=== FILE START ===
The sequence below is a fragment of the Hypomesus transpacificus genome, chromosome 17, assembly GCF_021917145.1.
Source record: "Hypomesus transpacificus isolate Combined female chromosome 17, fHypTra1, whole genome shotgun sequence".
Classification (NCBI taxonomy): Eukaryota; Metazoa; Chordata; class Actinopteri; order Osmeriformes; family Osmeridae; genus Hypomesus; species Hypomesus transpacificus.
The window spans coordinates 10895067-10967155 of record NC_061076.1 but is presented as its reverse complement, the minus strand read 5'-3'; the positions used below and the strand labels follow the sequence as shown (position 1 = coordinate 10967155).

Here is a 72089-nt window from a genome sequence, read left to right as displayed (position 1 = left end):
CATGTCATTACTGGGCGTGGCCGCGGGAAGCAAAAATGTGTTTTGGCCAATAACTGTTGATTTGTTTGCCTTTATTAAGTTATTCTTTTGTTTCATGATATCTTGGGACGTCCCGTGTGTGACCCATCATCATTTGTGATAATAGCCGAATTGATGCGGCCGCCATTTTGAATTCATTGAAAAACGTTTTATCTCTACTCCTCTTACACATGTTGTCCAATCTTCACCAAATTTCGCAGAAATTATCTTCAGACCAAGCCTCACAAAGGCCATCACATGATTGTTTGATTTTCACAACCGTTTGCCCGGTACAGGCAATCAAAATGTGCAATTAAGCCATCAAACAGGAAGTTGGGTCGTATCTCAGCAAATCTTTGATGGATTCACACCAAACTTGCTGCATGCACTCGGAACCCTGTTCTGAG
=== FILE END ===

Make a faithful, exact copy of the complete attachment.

The sequence below is a fragment of the Hypomesus transpacificus genome, chromosome 17, assembly GCF_021917145.1.
Source record: "Hypomesus transpacificus isolate Combined female chromosome 17, fHypTra1, whole genome shotgun sequence".
Classification (NCBI taxonomy): Eukaryota; Metazoa; Chordata; class Actinopteri; order Osmeriformes; family Osmeridae; genus Hypomesus; species Hypomesus transpacificus.
The window spans coordinates 10895067-10967155 of record NC_061076.1 but is presented as its reverse complement, the minus strand read 5'-3'; the positions used below and the strand labels follow the sequence as shown (position 1 = coordinate 10967155).

Here is a 72089-nt window from a genome sequence, read left to right as displayed (position 1 = left end):
CATGTCATTACTGGGCGTGGCCGCGGGAAGCAAAAATGTGTTTTGGCCAATAACTGTTGATTTGTTTGCCTTTATTAAGTTATTCTTTTGTTTCATGATATCTTGGGACGTCCCGTGTGTGACCCATCATCATTTGTGATAATAGCCGAATTGATGCGGCCGCCATTTTGAATTCATTGAAAAACGTTTTATCTCTACTCCTCTTACACATGTTGTCCAATCTTCACCAAATTTCGCAGAAATTATCTTCAGACCAAGCCTCACAAAGGCCATCACATGATTGTTTGATTTTCACAACCGTTTGCCCGGTACAGGCAATCAAAATGTGCAATTAAGCCATCAAACAGGAAGTTGGGTCGTATCTCAGCAAATCTTTGATGGATTCACACCAAACTTGCTGCATGCACTCGGAACCCTGTTCTGAG